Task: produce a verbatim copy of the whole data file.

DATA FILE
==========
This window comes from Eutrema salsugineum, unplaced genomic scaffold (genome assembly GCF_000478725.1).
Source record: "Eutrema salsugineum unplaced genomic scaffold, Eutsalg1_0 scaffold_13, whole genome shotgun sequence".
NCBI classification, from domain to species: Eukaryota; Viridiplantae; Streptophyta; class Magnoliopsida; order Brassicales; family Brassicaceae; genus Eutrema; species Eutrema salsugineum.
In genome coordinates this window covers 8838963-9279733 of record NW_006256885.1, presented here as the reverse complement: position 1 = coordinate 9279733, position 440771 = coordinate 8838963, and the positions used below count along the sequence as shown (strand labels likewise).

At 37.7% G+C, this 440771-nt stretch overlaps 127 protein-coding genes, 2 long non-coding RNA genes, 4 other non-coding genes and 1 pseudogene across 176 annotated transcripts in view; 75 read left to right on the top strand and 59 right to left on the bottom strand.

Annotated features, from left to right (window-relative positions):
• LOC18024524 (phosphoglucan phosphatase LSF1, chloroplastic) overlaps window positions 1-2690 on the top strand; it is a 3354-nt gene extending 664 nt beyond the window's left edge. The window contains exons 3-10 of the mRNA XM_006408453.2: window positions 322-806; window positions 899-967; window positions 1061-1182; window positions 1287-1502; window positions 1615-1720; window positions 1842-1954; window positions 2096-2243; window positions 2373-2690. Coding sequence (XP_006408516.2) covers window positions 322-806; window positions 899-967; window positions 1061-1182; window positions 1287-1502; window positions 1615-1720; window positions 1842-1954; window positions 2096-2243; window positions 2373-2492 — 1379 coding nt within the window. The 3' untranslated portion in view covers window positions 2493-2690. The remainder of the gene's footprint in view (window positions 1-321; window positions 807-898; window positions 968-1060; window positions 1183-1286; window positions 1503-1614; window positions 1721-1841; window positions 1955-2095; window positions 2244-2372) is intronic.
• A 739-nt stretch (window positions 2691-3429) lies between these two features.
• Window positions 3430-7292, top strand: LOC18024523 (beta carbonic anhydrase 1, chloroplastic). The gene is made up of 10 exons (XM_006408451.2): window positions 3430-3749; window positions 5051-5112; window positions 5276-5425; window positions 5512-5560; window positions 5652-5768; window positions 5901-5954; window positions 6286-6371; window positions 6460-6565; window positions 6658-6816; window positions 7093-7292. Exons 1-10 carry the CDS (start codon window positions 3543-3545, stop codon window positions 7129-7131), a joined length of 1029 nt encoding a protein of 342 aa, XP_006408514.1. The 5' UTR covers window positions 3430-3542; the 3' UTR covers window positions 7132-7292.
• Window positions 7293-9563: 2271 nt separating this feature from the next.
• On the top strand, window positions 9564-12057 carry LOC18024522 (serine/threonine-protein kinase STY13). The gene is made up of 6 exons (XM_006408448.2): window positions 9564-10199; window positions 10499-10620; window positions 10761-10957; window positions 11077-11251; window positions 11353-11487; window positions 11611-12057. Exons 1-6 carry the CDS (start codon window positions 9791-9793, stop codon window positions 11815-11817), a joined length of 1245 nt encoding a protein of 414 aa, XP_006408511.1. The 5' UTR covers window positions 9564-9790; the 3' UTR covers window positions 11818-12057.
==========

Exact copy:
This window comes from Eutrema salsugineum, unplaced genomic scaffold (genome assembly GCF_000478725.1).
Source record: "Eutrema salsugineum unplaced genomic scaffold, Eutsalg1_0 scaffold_13, whole genome shotgun sequence".
NCBI classification, from domain to species: Eukaryota; Viridiplantae; Streptophyta; class Magnoliopsida; order Brassicales; family Brassicaceae; genus Eutrema; species Eutrema salsugineum.
In genome coordinates this window covers 8838963-9279733 of record NW_006256885.1, presented here as the reverse complement: position 1 = coordinate 9279733, position 440771 = coordinate 8838963, and the positions used below count along the sequence as shown (strand labels likewise).

At 37.7% G+C, this 440771-nt stretch overlaps 127 protein-coding genes, 2 long non-coding RNA genes, 4 other non-coding genes and 1 pseudogene across 176 annotated transcripts in view; 75 read left to right on the top strand and 59 right to left on the bottom strand.

Annotated features, from left to right (window-relative positions):
• LOC18024524 (phosphoglucan phosphatase LSF1, chloroplastic) overlaps window positions 1-2690 on the top strand; it is a 3354-nt gene extending 664 nt beyond the window's left edge. The window contains exons 3-10 of the mRNA XM_006408453.2: window positions 322-806; window positions 899-967; window positions 1061-1182; window positions 1287-1502; window positions 1615-1720; window positions 1842-1954; window positions 2096-2243; window positions 2373-2690. Coding sequence (XP_006408516.2) covers window positions 322-806; window positions 899-967; window positions 1061-1182; window positions 1287-1502; window positions 1615-1720; window positions 1842-1954; window positions 2096-2243; window positions 2373-2492 — 1379 coding nt within the window. The 3' untranslated portion in view covers window positions 2493-2690. The remainder of the gene's footprint in view (window positions 1-321; window positions 807-898; window positions 968-1060; window positions 1183-1286; window positions 1503-1614; window positions 1721-1841; window positions 1955-2095; window positions 2244-2372) is intronic.
• A 739-nt stretch (window positions 2691-3429) lies between these two features.
• Window positions 3430-7292, top strand: LOC18024523 (beta carbonic anhydrase 1, chloroplastic). The gene is made up of 10 exons (XM_006408451.2): window positions 3430-3749; window positions 5051-5112; window positions 5276-5425; window positions 5512-5560; window positions 5652-5768; window positions 5901-5954; window positions 6286-6371; window positions 6460-6565; window positions 6658-6816; window positions 7093-7292. Exons 1-10 carry the CDS (start codon window positions 3543-3545, stop codon window positions 7129-7131), a joined length of 1029 nt encoding a protein of 342 aa, XP_006408514.1. The 5' UTR covers window positions 3430-3542; the 3' UTR covers window positions 7132-7292.
• Window positions 7293-9563: 2271 nt separating this feature from the next.
• On the top strand, window positions 9564-12057 carry LOC18024522 (serine/threonine-protein kinase STY13). The gene is made up of 6 exons (XM_006408448.2): window positions 9564-10199; window positions 10499-10620; window positions 10761-10957; window positions 11077-11251; window positions 11353-11487; window positions 11611-12057. Exons 1-6 carry the CDS (start codon window positions 9791-9793, stop codon window positions 11815-11817), a joined length of 1245 nt encoding a protein of 414 aa, XP_006408511.1. The 5' UTR covers window positions 9564-9790; the 3' UTR covers window positions 11818-12057.